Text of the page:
What do the young people who packed the Brooks Atkinson Theatre last night make of this musical adaptation of Frank Wedekind's turn-of-the-twentieth-century classic, SPRING AWAKENING? Duncan Sheik's score is good pop-rock, Stephen Sater's alternation of Wedekind's text with very contemporary lyrics is effective, the young cast fabulous. But Wedekind's play is a tale of the high price of sexual ignorance and repression of adolescents. The society it shows is one in which the wages of sex can be death. I remember when guys who "knocked up" girls had to marry them. The alternative was a dangerous, illegal abortion. Homosexuality was taboo. And even sixty years after Wedekind wrote his play, sex education was a joke. The attitudes of the grown ups in SPRING AWAKENING weren't much different from the attitudes of adults when I grew up. Things are very different now for most urban Americans. My church offers sex education to first and second graders! Yes, teen suicide is still a reality and some kids feel they must run away to survive emotionally or physically, but the young people around me last night seemed to be happy campers. What the young people respond to is a show about young people performed by an immensely talented young cast with a solid score. The story must look a bit quaint to them.  SPRING AWAKENING bombed in London (as did RENT). It wasn't cynical enough for British audiences.
     Michael Arden's production for Deaf West Theater mixes deaf and non-deaf performers. Some leading performers sign while other performers speak their lines. What makes the production so special is how masterfully Arden has made this concept work and how brilliantly he and his choreographer Spencer Liff have staged this ensemble work. On a multi-level unit set adorned occasionally with projections, Arden and Liff have created a highly inventive, visually beautiful, emotionally powerful production. For the most part, the performers are the scenery. When there is need of a giant tree, ten performers group together to create the tree. The graveyard is created by performers sitting on chairs (echoes of OUR TOWN). The company functions visually as a kind of Greek chorus observing and visually reacting to intimate moments. The energy on stage was electric.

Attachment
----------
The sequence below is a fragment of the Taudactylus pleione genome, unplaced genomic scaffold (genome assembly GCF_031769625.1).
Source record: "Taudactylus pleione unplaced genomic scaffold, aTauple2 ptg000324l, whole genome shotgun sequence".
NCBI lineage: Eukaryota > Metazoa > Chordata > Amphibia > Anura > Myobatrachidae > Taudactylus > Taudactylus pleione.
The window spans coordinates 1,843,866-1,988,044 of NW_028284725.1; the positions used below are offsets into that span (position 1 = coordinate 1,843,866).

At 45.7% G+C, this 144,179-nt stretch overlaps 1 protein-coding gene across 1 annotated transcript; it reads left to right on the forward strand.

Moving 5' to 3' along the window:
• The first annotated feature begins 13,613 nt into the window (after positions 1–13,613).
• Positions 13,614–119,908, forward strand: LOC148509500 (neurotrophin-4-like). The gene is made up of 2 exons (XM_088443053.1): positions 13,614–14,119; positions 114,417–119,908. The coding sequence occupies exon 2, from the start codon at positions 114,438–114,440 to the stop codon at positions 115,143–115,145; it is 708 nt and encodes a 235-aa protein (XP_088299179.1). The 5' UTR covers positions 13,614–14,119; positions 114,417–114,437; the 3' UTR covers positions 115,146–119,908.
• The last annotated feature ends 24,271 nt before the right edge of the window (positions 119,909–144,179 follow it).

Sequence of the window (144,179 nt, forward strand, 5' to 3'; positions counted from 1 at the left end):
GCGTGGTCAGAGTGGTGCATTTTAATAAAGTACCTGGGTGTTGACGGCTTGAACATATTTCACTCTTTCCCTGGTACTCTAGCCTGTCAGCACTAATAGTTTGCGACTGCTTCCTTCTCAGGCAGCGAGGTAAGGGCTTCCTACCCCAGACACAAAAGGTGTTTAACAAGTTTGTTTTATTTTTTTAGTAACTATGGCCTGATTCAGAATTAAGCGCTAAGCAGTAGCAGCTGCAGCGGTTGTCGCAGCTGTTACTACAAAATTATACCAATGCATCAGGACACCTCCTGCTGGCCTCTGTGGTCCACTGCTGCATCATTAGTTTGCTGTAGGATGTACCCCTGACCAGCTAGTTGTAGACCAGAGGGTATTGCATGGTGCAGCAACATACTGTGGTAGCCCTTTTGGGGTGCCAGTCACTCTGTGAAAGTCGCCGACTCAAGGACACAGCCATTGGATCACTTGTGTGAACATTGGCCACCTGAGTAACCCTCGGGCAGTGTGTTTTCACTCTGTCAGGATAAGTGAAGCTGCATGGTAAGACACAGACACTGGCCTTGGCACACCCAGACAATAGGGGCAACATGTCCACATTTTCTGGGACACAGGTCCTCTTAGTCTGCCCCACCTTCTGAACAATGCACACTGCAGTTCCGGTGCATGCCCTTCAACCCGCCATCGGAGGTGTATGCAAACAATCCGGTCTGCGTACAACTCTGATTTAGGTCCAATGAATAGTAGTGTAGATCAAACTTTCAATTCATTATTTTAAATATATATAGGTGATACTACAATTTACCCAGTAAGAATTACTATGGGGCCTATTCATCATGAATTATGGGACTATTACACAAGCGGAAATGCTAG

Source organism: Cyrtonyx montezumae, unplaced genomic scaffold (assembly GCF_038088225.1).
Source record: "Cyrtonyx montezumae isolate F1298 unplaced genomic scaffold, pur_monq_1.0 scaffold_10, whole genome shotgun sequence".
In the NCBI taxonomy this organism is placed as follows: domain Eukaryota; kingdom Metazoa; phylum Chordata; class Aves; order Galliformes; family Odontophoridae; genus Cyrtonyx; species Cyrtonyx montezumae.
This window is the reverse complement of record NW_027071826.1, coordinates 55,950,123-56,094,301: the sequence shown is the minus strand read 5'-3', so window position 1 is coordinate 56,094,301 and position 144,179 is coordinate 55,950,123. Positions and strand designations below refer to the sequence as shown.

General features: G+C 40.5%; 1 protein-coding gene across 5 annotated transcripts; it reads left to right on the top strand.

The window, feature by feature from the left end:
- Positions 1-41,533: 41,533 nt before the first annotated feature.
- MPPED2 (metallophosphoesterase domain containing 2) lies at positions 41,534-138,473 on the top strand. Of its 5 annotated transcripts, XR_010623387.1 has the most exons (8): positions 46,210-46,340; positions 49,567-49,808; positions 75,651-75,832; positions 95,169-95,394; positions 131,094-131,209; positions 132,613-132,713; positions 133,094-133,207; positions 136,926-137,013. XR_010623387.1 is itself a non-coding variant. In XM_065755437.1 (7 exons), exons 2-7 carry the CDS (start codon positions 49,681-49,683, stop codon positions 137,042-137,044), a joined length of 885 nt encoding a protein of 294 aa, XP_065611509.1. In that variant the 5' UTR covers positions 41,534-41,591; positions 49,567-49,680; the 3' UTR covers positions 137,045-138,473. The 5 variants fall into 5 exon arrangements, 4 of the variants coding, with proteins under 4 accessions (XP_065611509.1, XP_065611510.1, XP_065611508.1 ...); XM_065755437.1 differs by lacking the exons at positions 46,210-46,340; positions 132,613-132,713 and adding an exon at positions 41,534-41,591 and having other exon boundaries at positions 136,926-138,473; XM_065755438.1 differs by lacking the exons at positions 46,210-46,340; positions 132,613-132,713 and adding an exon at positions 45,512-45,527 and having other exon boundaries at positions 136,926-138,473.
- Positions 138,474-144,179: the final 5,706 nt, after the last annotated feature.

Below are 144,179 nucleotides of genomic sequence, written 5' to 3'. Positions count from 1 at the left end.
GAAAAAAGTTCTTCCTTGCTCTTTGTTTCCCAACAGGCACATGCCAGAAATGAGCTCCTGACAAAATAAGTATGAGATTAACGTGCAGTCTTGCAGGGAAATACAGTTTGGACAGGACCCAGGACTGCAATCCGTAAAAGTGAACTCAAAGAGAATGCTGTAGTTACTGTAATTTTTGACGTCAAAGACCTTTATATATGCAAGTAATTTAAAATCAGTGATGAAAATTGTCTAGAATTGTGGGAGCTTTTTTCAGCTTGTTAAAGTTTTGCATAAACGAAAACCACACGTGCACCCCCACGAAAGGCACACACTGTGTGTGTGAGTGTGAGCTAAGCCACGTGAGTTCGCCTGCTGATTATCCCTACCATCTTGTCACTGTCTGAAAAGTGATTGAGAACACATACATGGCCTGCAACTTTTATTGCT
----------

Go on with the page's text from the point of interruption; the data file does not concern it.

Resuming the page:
Where Michael Mayer's original production had the cast performing the musical numbers as if they were contemporary comments on a period piece, Arden and Liff have integrated the numbers more into the show. There was a hip, knowing quality about the original production where here one really felt the anguish of the characters.
     This was an ensemble production. Everyone was immensely talented and totally committed to their roles.
      My one reservation was with the tinny sound design. For some reason, lyrics did not come through very effectively.
       This is a must see production. Up to now it hasn't been doing very well at the box office. I was glad to see the theatre packer last night. Bravos to all.